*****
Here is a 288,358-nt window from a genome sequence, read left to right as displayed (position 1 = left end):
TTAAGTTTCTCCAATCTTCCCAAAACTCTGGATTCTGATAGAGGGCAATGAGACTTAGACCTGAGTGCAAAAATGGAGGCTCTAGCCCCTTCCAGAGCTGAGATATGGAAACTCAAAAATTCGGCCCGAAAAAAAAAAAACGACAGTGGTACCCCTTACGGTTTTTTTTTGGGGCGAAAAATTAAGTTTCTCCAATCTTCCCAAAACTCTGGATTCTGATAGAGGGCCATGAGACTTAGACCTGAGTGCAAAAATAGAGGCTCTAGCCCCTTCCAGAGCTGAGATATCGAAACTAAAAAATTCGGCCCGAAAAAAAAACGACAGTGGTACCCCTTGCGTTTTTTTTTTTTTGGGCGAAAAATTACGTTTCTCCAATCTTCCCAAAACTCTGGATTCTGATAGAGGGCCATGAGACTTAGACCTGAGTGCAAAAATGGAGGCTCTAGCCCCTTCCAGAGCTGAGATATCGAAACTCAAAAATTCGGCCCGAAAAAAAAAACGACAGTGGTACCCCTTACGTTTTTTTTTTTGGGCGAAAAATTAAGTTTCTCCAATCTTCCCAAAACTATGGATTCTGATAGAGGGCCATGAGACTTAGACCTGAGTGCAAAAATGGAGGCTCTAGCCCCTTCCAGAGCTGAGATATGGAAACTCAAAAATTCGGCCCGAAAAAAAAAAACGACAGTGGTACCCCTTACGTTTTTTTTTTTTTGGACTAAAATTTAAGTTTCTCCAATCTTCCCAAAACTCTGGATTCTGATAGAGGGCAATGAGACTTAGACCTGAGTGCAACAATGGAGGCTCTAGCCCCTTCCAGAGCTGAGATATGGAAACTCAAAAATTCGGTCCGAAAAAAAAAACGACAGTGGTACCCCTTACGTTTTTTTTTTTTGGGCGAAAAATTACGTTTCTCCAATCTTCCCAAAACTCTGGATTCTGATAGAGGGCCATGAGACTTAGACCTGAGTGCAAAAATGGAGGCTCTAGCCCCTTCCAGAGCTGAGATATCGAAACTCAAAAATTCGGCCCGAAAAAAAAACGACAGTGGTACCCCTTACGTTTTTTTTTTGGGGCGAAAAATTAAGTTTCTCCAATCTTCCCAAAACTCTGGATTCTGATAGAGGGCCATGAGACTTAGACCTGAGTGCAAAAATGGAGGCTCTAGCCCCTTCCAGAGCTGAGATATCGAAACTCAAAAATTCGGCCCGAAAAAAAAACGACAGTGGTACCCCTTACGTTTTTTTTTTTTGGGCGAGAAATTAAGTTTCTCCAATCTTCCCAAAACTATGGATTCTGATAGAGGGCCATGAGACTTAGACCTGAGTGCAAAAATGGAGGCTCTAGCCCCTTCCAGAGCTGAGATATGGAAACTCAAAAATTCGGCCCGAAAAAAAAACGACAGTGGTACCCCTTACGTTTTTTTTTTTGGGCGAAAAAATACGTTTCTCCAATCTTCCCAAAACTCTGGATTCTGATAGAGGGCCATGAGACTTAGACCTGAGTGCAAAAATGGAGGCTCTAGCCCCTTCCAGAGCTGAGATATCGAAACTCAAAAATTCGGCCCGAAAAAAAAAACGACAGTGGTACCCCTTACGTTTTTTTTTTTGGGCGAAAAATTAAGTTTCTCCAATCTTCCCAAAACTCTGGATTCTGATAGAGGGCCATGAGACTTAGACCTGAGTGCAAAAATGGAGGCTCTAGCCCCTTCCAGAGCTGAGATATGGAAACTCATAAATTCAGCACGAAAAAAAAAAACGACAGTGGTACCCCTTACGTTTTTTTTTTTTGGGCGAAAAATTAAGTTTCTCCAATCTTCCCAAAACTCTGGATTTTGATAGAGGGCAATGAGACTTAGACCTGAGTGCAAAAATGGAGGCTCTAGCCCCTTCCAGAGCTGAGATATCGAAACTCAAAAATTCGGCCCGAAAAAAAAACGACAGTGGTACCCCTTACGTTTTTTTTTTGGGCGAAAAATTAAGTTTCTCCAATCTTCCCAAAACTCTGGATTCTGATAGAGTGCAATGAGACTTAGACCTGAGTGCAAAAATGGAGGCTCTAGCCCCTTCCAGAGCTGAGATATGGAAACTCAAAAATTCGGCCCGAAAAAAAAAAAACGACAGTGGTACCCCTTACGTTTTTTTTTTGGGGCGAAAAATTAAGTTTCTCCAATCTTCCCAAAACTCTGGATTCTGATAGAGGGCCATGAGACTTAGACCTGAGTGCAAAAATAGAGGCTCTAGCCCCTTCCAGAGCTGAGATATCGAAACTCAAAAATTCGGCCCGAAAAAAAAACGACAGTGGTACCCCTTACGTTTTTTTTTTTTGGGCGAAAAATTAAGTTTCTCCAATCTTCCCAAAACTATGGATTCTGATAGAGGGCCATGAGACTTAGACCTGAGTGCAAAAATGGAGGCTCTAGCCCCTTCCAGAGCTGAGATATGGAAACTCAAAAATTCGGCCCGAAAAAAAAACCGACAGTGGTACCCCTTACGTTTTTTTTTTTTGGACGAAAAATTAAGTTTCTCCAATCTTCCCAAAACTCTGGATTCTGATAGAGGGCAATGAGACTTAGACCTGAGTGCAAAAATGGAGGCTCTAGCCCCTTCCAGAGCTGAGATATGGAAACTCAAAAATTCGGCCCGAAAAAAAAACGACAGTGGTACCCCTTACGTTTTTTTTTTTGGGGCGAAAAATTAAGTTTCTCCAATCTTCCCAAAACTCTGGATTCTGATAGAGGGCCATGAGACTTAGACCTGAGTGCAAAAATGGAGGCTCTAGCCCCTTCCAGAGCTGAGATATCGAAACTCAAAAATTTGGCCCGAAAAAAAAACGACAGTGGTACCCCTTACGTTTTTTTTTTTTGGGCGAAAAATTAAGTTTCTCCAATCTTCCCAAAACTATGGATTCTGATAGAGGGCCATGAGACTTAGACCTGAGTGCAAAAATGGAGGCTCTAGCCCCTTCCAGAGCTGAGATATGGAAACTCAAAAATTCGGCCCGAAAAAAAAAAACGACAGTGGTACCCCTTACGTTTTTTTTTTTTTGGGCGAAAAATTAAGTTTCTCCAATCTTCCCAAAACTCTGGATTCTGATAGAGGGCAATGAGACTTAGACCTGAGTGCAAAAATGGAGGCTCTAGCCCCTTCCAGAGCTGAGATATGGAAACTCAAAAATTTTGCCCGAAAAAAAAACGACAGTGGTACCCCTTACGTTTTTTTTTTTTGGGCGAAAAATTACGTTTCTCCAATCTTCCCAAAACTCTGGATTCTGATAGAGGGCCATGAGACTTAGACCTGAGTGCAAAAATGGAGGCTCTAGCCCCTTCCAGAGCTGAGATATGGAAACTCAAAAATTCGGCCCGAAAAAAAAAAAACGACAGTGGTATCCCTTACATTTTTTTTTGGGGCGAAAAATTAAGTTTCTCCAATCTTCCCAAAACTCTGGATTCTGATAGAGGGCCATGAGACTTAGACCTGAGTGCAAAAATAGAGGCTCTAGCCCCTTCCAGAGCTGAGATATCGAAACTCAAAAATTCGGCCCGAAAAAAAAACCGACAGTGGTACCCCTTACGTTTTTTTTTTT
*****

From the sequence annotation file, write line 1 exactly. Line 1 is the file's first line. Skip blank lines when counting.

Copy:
Here is a 288,358-nt window from a genome sequence, read left to right as displayed (position 1 = left end):